The Chair of the Out of Court Disposals Scrutiny Panel has published an annual report summarising the work of the Panel in 2017.
Out of court disposals (OoCD) allow the police to deal quickly and proportionately with low-level, often first-time offending which could more appropriately be resolved without a prosecution at court.
These cases are dealt with without the involvement of the courts. As such there is a public expectation that the police, who in such cases act as ‘judge and jury’, have some checks and balances in exercising that power and follow set guidelines and policies.
The OoCD Scrutiny Panel was set up to scrutinise Dorset Police’s use of such disposals, to ensure they are appropriate, proportionate, consistent with national and local policy, and consider the victims’ wishes where appropriate. It is one of several scrutiny panels administered by the Office of the Police and Crime Commissioner to support the Police and Crime Commissioner in fulfilling his statutory responsibility to hold Dorset Police to account.
Dorset Police has seen multiple successes from a scheme funded by the OPCC, where high risk offenders voluntarily wear tags in a bid to stop re-offending.
The voluntary offender tagging scheme provides offenders with the opportunity to be fitted with a GPS tag for an agreed period while they are on probation or following their release from prison.
The tagging initiative is generally provided to offenders who have a disproportionately negative impact on communities from committing crimes such as theft and burglary. As well as deterring offending, in a few cases where bail conditions have been breached, evidence from the tags can help in court, saving the criminal justice system time and money.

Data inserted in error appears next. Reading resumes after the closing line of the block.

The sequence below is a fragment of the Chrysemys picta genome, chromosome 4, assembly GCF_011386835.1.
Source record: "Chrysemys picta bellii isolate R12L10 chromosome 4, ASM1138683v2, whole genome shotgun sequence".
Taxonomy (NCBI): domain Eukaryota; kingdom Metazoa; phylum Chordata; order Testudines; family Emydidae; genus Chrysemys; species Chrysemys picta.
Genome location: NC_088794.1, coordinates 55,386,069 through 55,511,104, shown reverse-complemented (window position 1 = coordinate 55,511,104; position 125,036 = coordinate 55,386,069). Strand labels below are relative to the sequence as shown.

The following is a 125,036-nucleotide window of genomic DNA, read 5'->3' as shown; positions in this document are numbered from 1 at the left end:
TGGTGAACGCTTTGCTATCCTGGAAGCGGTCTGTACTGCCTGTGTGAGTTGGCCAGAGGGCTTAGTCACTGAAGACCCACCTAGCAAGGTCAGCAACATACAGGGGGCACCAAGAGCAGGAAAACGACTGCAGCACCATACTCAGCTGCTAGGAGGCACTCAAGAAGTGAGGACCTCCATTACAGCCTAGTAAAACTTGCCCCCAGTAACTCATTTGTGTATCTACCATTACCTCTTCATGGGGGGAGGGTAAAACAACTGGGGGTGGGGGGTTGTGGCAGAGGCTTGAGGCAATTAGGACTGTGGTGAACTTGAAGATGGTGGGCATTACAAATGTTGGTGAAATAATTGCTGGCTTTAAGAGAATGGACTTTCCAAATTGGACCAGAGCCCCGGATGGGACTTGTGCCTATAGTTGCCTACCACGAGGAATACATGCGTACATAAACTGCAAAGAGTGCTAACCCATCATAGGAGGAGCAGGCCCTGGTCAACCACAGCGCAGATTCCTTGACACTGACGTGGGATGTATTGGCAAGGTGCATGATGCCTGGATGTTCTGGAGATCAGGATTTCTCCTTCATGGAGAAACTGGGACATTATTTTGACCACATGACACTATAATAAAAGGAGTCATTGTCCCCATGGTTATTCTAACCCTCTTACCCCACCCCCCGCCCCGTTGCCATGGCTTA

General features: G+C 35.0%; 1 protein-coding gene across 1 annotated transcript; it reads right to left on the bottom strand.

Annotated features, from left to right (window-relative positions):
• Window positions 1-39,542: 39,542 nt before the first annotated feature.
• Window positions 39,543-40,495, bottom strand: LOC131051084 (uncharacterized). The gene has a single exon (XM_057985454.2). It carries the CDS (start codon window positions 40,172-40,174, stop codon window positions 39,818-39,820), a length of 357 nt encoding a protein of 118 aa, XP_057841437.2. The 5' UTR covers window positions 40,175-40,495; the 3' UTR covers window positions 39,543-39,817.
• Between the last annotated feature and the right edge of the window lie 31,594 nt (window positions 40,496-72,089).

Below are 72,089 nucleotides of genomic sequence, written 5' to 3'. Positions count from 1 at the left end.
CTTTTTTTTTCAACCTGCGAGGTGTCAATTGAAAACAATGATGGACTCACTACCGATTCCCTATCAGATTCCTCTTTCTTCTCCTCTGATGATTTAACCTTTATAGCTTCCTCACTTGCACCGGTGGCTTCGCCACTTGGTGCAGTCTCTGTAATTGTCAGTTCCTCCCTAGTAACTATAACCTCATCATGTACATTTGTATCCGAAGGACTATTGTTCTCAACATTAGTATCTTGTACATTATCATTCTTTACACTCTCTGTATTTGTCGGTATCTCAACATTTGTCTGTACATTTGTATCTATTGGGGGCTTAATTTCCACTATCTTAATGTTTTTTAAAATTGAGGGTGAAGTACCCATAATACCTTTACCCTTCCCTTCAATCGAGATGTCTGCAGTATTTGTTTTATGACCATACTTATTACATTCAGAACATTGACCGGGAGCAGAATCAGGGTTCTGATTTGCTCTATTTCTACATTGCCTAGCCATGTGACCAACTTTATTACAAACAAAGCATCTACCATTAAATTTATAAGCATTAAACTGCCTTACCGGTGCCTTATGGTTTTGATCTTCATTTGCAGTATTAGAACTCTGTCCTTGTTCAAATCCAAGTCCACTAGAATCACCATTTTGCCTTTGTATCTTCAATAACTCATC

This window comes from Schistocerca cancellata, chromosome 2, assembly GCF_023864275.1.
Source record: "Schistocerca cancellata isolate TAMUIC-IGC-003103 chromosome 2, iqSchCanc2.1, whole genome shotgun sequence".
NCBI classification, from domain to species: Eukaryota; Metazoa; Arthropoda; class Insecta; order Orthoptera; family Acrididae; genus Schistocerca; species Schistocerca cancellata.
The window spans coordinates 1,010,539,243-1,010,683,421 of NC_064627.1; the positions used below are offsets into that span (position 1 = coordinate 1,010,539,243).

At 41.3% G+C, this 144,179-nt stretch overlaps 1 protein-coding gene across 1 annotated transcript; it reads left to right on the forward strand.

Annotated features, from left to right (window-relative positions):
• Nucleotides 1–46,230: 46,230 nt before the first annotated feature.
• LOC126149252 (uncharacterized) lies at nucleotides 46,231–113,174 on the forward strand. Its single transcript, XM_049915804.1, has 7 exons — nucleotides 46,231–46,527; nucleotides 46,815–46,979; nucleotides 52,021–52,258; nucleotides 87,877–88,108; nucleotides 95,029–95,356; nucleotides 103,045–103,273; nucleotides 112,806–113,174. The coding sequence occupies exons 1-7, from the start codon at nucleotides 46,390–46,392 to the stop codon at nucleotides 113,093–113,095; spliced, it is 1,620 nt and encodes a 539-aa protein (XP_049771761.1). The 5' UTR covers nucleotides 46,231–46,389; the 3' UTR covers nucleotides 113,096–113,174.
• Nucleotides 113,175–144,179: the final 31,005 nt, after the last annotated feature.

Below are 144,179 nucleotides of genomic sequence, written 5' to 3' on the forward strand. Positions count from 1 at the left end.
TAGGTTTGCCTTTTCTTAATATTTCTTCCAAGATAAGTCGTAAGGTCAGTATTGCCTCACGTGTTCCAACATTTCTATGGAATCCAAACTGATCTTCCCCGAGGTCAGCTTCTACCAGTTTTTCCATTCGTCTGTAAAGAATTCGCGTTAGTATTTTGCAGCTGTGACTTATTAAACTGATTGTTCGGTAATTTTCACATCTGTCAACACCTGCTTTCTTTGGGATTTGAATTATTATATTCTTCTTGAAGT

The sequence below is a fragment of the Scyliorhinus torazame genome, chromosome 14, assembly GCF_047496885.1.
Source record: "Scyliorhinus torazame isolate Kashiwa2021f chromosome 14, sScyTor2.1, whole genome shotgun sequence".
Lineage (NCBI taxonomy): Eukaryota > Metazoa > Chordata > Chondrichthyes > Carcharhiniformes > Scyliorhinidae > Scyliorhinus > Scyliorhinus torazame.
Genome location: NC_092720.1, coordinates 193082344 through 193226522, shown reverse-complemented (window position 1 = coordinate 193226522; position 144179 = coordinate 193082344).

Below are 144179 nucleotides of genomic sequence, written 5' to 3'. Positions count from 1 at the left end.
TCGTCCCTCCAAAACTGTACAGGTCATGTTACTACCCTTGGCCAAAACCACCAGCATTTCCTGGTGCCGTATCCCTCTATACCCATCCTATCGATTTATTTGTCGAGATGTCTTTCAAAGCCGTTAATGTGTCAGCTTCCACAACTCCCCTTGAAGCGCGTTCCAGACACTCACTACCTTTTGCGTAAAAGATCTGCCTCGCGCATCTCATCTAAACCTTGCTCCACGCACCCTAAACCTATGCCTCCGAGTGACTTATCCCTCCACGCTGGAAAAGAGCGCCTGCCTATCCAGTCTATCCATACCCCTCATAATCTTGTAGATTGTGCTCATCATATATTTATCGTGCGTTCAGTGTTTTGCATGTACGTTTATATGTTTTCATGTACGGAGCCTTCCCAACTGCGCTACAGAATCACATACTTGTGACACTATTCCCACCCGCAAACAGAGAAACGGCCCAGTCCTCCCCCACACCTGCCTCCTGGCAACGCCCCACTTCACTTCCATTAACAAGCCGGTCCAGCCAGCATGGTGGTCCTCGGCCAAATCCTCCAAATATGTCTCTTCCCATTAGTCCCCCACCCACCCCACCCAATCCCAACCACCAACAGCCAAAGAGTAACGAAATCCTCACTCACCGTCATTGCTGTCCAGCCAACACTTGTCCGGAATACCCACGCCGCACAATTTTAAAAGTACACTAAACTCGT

It allows repeat offenders to build trust and prove their commitment to breaking the cycle of re-offending. The tag itself acts as a deterrent to stop temptation or to prevent their previous associates from trying to persuade them back into crime.
Imposing a tag as a condition of bail is currently not permitted. The early evidence indicates that this is an area worthy of further consideration.
The Police and Crime Commissioner visited Her Majesty’s Prison Portland.
The visit included a tour of the training and employment workshops aimed at rehabilitating offenders and helping them integrate back into society when they leave the prison.
He also viewed the Violence Reduction Hub and visited the security and evidence processing section.
The possibility of using the Collingwood Wing as a dedicated Veterans Hub is currently being explored.